Hello, if you believe that your Solid State Drive is not working properly or reading in a good speed I will suggest installing the operating system in the AHCI option in the BIOS, here is why:
AHCI is a hardware mechanism that allows software to communicate with SATA drives. To make that transaction smoother, SATA devices were initially designed to handle legacy ATA commands so they could look and act like PATA devices. That is why many motherboards have “legacy” or IDE modes for SATA devices – in that case users are not required to provide additional drivers during OS installation. However, Windows 7 ships with AHCI drivers built in, so soon this mode will no longer be necessary.
But this begs the question: what features does AHCI mode enable? The answer isn't simple, but one of the bigger advantages is NCQ, or native command queuing.
NCQ is a technology that allows hard drives to internally optimize the order of the commands they receive in order to increase their performance. In an SSD everything is different. There is no need to optimize the command queue, but the result of enabling NCQ is the same – there is a performance increase. In brief, NCQ in an Intel SSD enables concurrency in the drive so that up to 32 commands can be executed in parallel.
Also take into consideration that the speed of the processor and the RAM also the amount of it will affect the performance of the Solid State Drive.
I have the same problem. I used to love my X-25M, now I'm thinking I have to rip it out and put in a conventional spinning platter as this Intel product is.... not nice. My system used to boot in seconds and now it's as slow as a hard drive PC.
I ran AS SSD and you can see the results here: http://tinypic.com/r/2s6szgw/7
That's not a typo, this INTEL SSD is SLOW, 2-5 MB per second for writing
This is a gen 1 device so no, the toolbox won't run TRIM on it.
I have it running on AHCI already, always has been.
I checked and I have the most recent firmware.
It's been in service about a year, that's less than the lifespan Intel advertised but it seems like others are having the same problem too.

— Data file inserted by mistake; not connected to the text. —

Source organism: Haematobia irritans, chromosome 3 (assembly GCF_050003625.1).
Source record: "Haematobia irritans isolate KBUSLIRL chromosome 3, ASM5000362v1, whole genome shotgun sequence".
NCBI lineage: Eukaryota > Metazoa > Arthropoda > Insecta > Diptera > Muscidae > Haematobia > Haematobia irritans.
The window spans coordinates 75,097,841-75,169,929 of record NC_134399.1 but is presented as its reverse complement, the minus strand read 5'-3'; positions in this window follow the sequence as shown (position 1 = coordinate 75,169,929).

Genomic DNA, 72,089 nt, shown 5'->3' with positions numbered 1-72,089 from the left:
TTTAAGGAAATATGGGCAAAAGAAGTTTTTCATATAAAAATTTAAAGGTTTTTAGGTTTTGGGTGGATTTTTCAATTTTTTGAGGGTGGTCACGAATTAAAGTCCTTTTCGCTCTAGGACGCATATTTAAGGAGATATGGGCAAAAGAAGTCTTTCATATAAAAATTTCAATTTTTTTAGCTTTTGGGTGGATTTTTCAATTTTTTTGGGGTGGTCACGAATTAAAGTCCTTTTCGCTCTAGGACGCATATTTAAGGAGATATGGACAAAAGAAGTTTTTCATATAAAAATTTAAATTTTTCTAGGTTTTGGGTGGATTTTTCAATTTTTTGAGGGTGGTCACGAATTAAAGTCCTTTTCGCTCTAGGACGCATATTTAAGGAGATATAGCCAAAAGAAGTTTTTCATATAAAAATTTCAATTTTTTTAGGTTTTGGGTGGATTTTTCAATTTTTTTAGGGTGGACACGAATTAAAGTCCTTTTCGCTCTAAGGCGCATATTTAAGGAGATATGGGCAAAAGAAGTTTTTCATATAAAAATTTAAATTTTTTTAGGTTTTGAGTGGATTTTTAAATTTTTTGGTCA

Can anything be done to recover speed on the Gen 1 devices? I can't run TRIM, is there anything else that can clean up the blocks?
Hmm, I was wrong, I DON'T have AHCI enabled. I enabled it in Windows 7 then went and turned it on in BIOS and the system complained that it didn't have bootable media.
Can Gen 1 do AHCI? Is it advised?
Do I need to put my Gen 1 device physically on the first SATA cable to make it boot in AHCI?
Thank you redux. Forgive me for not making that clear - yes, I did that.
By your answering does it mean you have a Gen 1 successfully running in AHCI? On which SATA line? Any other hard drives in there?
G1 drives will work in AHCI mode. It should not matter which SATA port you use. Does your G1 have the latest firmware? If not, you defiantly need to update it. If it does have the latest firmware I would suggest a secure erase, which will bring performance back to new. (Unfortunately Intel chose to not provide TRIM support for G1 drives)
To secure erase you can use hdderase.
You may need to switch back to IDE mode if the drive cannot be detected. You will lose all data when you secure erase. If you make an image of the drive before you secure erase you can reinstall it afterwards and you will be good to go. If you have Win 7 you can make an image from the backup and restore panel. (Takes around 10 minutes to back up and 10 minutes to restore).
There is loads of helpful info hidden away here:
I do have the most recent firmware as well, thanks.
I've been doing research on this and it seems complicated by the fact my OS is on the SSD. It seems like the proper approach will be:
1) Create system image to a different hard drive (can I do this with another HD, puttingthe whole SSD on DVDs seems daunting)
2) Secure-erase the SSD
3) Boot from Windows installation DVD
4) Go to "Repair your computer" and select some (unnamed option) that will presumably let me point it at the HD I've put the system image on?
Will a system image also capture the fragmentation?
Is there an authoritative discussion of this somewhere? I've been through http://www.intel.com/p/en_US/support/highlights/ssdc/x25m-80gb that everyone is citing but can't find mention of this procedure except in forum posts (some of which are horror stories).
Here is a tutorial on how to make a system image with Windows 7
SSD does not fragment like a hard drive so when you restore the system image (after you have secure erased the drive) you should be back to top performance.
To restore the system image:
By the way Intel provides a free Data Migration Software that will do the same job but I don’t know if it will work with G1 drives.
Well, I decided today was the day to try it and there sure are more challenges than any of the online instructions describe:
Creating system image : DONE
Get HDDErase v3.3 (not 4.0): DONE
My challenge comes in running HDDErase v3.3-